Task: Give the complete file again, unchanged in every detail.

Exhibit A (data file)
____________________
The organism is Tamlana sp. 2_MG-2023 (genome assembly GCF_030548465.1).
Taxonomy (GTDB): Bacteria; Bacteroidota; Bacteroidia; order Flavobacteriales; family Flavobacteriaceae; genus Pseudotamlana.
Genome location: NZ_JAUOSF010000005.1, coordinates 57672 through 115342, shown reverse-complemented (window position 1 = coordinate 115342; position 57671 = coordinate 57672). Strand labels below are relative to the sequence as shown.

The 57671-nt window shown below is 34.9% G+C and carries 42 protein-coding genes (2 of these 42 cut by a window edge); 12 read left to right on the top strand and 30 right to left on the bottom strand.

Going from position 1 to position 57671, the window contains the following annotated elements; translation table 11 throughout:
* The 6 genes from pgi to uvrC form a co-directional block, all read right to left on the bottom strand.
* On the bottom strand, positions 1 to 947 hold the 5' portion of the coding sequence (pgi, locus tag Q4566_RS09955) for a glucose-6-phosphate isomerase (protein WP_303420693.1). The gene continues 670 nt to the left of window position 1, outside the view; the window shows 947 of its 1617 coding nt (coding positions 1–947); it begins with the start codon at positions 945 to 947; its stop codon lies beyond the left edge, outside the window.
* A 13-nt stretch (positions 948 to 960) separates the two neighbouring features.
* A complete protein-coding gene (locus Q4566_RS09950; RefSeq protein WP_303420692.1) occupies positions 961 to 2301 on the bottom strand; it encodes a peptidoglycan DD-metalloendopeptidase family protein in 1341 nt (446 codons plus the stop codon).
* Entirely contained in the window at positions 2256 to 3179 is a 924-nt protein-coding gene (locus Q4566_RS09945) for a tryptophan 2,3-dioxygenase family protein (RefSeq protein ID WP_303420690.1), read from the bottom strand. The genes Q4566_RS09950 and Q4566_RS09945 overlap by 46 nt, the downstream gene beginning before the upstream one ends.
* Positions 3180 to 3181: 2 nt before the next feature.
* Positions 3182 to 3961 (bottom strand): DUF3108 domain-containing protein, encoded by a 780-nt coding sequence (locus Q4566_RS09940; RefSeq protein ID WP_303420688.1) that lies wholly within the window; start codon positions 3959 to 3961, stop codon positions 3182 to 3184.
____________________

The organism is Tamlana sp. 2_MG-2023 (genome assembly GCF_030548465.1).
Taxonomy (GTDB): Bacteria; Bacteroidota; Bacteroidia; order Flavobacteriales; family Flavobacteriaceae; genus Pseudotamlana.
Genome location: NZ_JAUOSF010000005.1, coordinates 57672 through 115342, shown reverse-complemented (window position 1 = coordinate 115342; position 57671 = coordinate 57672). Strand labels below are relative to the sequence as shown.

The 57671-nt window shown below is 34.9% G+C and carries 42 protein-coding genes (2 of these 42 cut by a window edge); 12 read left to right on the top strand and 30 right to left on the bottom strand.

Going from position 1 to position 57671, the window contains the following annotated elements; translation table 11 throughout:
* The 6 genes from pgi to uvrC form a co-directional block, all read right to left on the bottom strand.
* On the bottom strand, positions 1 to 947 hold the 5' portion of the coding sequence (pgi, locus tag Q4566_RS09955) for a glucose-6-phosphate isomerase (protein WP_303420693.1). The gene continues 670 nt to the left of window position 1, outside the view; the window shows 947 of its 1617 coding nt (coding positions 1–947); it begins with the start codon at positions 945 to 947; its stop codon lies beyond the left edge, outside the window.
* A 13-nt stretch (positions 948 to 960) separates the two neighbouring features.
* A complete protein-coding gene (locus Q4566_RS09950; RefSeq protein WP_303420692.1) occupies positions 961 to 2301 on the bottom strand; it encodes a peptidoglycan DD-metalloendopeptidase family protein in 1341 nt (446 codons plus the stop codon).
* Entirely contained in the window at positions 2256 to 3179 is a 924-nt protein-coding gene (locus Q4566_RS09945) for a tryptophan 2,3-dioxygenase family protein (RefSeq protein ID WP_303420690.1), read from the bottom strand. The genes Q4566_RS09950 and Q4566_RS09945 overlap by 46 nt, the downstream gene beginning before the upstream one ends.
* Positions 3180 to 3181: 2 nt before the next feature.
* Positions 3182 to 3961 (bottom strand): DUF3108 domain-containing protein, encoded by a 780-nt coding sequence (locus Q4566_RS09940; RefSeq protein ID WP_303420688.1) that lies wholly within the window; start codon positions 3959 to 3961, stop codon positions 3182 to 3184.